Next week is Arthritis Week presenting an opportunity to highlight the connection between arthritis and continence issues.
While arthritis doesn’t directly affect bladder or bowel function, incontinence associated with arthritis is common, and the problems often start with reduced mobility and joint stiffness, says the Continence Foundation of Australia (CFA).
The CFA highlights the following issues which pharmacists may be able to assist with. For example:
Not getting to the toilet in time
Limited mobility can result in people with arthritis arriving at the toilet too late. Some common compensatory measures taken to avoid accidents can actually exacerbate incontinence. For example, going to the toilet before feeling the urge may work for the short term, but can lead to the bladder losing its capacity over time, resulting in its emptying more often in increasingly smaller amounts.
Another compensatory measure is to reduce fluid intake in the hope of reducing the number of trips to the toilet. While this appears logical, the reverse is true; insufficient fluid causes the urine to become concentrated, which can irritate the bladder, causing to it empty more often, resulting in frequency and urge incontinence.
Stiffness, particularly in the hands and wrists, can make removing underwear and outer clothing difficult. Again, trying to compensate by going to the toilet before feeling the urge, or reducing fluid intake, can all risk frequency and/or urge incontinence.
As people get older, the bladder muscle can become overactive, resulting in more frequent bladder contractions and more trips to the toilet. The two main symptoms of overactive bladder – frequency and urge incontinence – can worsen over time to the point where leakage occurs even before reaching the toilet.
People with arthritis are more prone to constipation, either because they are not as active as they used to be, or because they are limiting their fluid intake to manage their bladder.
Constipation is one of the main causes of urinary incontinence, particularly in older people. This is because an overfull bowel pushes on the bladder and restricts its capacity to hold urine, which can lead to frequency and urge incontinence. In addition, straining on the toilet because of constipation can stretch and weaken the pelvic floor muscles, which can lead to stress incontinence.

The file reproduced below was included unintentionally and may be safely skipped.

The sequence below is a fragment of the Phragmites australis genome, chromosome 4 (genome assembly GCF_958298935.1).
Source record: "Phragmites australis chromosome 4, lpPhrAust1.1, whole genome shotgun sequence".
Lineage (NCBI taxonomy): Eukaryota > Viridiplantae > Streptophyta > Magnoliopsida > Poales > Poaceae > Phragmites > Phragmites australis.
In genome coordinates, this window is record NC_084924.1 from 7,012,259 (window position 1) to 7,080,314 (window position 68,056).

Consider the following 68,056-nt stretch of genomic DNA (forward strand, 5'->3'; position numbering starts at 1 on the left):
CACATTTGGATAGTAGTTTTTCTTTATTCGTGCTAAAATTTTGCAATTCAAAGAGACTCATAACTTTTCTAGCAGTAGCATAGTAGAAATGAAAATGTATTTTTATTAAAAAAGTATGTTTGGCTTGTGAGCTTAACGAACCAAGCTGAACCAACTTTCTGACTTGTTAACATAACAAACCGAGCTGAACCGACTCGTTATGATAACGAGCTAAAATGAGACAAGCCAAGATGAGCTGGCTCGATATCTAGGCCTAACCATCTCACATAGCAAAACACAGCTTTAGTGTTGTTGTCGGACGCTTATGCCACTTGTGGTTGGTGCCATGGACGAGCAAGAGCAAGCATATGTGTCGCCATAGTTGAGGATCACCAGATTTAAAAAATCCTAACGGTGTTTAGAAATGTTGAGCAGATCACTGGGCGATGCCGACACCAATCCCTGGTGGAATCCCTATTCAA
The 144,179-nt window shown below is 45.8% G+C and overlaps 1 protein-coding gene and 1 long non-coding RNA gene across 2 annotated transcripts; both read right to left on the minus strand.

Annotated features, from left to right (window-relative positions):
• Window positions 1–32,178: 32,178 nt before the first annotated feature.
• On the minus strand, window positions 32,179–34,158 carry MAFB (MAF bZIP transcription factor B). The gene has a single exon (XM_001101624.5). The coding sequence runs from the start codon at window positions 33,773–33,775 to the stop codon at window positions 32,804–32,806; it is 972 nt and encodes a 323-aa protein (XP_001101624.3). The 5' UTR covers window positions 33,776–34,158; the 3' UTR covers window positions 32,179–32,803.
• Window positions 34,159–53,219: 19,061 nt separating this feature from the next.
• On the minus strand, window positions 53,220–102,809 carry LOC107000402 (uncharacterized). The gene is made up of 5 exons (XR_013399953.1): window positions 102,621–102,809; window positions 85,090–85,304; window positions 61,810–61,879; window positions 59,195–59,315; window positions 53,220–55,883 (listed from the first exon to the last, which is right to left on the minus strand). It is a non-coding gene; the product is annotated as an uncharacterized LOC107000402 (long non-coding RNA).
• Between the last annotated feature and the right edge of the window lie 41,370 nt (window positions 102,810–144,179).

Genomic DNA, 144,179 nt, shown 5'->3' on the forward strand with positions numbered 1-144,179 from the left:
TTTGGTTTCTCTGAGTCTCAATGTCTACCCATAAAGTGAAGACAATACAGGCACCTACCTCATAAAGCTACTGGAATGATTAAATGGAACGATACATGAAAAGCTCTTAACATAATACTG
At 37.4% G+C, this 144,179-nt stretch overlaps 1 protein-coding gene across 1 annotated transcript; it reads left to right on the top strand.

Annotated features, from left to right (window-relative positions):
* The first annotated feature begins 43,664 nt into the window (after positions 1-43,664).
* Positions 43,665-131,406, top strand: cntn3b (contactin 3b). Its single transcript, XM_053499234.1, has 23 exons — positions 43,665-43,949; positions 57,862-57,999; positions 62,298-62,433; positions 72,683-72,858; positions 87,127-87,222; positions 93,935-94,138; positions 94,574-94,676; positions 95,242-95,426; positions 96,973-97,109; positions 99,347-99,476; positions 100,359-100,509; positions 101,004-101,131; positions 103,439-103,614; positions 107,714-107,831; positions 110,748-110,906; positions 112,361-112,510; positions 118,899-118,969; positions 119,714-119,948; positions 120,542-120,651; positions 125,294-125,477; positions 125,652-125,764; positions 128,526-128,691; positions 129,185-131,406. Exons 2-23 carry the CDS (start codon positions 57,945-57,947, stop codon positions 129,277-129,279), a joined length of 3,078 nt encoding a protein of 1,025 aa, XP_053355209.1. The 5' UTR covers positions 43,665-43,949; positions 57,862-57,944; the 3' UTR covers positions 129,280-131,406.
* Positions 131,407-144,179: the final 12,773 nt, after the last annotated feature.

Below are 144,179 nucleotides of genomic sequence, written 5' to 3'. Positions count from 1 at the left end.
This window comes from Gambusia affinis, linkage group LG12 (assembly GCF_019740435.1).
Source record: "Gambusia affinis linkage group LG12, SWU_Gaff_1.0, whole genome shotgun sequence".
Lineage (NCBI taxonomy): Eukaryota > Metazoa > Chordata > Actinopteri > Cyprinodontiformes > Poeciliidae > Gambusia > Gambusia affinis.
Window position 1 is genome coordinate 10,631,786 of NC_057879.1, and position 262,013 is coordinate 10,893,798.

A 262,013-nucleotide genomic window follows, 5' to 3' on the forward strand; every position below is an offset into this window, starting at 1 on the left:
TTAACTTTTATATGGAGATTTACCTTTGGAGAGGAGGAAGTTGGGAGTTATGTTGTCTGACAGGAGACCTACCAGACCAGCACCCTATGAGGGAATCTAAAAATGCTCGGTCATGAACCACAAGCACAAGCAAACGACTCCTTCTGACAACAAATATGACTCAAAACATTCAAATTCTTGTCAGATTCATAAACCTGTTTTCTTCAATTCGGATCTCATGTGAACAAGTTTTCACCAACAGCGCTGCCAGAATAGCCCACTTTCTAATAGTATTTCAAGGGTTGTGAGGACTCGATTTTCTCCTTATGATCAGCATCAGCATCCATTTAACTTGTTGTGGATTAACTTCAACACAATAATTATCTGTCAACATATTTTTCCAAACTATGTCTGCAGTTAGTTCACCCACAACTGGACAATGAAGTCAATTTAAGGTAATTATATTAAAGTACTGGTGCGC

According to the CFA of Australia, there is much that can be done to help people with continence issues, as not only is it common, people need to understand that they can be helped if they seek help.
In fact, the CFA says 1-in-4 adults have some form of continence issues; and it has a far reaching impact on quality of life, and sadly, can lead to depression, particularly in women.
“Incontinence is not normal, and should never be ignored. Fortunately, in the majority of cases, there is much that can be done to prevent or better manage incontinence,” says the CFA..
The CFA recommends some basic steps for people with arthritis, such as wearing clothes that are easily removed, and using toilet aids that their occupational therapist can best advise on.
The Foundation also recommends these 5 steps for good bladder and bowel control for everyone:
- Eat a balanced diet that includes at least 30g of fibre daily.
- Consume about 1.5 -2 litres of fluid daily, limiting caffeine and fizzy drinks.
- Exercise regularly.
- Keep the pelvic floor toned.
- Practise good toilet habits.
Pharmacy staff seeking advice on managing their patients’ incontinence can speak to a continence nurse advisor on the free, confidential National Continence Helpline (1800 33 00 66). The Helpline is also available to consumers, who can phone for advice and information about arthritis-specific or any other incontinence.
An extensive range of free resources, videos, educational opportunities and information is available for pharmacy and consumers by clicking here